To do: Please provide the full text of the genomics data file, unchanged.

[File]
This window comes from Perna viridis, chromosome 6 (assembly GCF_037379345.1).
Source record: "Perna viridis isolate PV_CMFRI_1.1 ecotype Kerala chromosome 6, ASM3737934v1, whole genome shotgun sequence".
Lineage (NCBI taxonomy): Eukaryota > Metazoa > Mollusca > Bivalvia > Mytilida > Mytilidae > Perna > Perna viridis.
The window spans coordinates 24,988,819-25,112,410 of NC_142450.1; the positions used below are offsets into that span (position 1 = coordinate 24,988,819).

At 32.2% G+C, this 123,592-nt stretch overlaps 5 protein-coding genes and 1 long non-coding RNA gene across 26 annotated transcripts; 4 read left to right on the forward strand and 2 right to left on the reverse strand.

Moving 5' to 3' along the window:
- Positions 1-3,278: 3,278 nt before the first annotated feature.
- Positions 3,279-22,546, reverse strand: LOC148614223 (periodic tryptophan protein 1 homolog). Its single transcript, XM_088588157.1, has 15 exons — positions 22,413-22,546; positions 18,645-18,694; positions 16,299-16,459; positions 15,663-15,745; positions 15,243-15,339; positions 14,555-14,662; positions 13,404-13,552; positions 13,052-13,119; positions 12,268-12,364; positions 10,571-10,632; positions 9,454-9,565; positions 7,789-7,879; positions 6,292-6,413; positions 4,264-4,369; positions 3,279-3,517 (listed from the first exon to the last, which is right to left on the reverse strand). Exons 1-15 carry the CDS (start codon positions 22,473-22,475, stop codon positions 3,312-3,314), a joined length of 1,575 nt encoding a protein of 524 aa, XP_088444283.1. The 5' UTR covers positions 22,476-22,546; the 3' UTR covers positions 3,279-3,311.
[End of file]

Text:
This window comes from Perna viridis, chromosome 6 (assembly GCF_037379345.1).
Source record: "Perna viridis isolate PV_CMFRI_1.1 ecotype Kerala chromosome 6, ASM3737934v1, whole genome shotgun sequence".
Lineage (NCBI taxonomy): Eukaryota > Metazoa > Mollusca > Bivalvia > Mytilida > Mytilidae > Perna > Perna viridis.
The window spans coordinates 24,988,819-25,112,410 of NC_142450.1; the positions used below are offsets into that span (position 1 = coordinate 24,988,819).

At 32.2% G+C, this 123,592-nt stretch overlaps 5 protein-coding genes and 1 long non-coding RNA gene across 26 annotated transcripts; 4 read left to right on the forward strand and 2 right to left on the reverse strand.

Moving 5' to 3' along the window:
- Positions 1-3,278: 3,278 nt before the first annotated feature.
- Positions 3,279-22,546, reverse strand: LOC148614223 (periodic tryptophan protein 1 homolog). Its single transcript, XM_088588157.1, has 15 exons — positions 22,413-22,546; positions 18,645-18,694; positions 16,299-16,459; positions 15,663-15,745; positions 15,243-15,339; positions 14,555-14,662; positions 13,404-13,552; positions 13,052-13,119; positions 12,268-12,364; positions 10,571-10,632; positions 9,454-9,565; positions 7,789-7,879; positions 6,292-6,413; positions 4,264-4,369; positions 3,279-3,517 (listed from the first exon to the last, which is right to left on the reverse strand). Exons 1-15 carry the CDS (start codon positions 22,473-22,475, stop codon positions 3,312-3,314), a joined length of 1,575 nt encoding a protein of 524 aa, XP_088444283.1. The 5' UTR covers positions 22,476-22,546; the 3' UTR covers positions 3,279-3,311.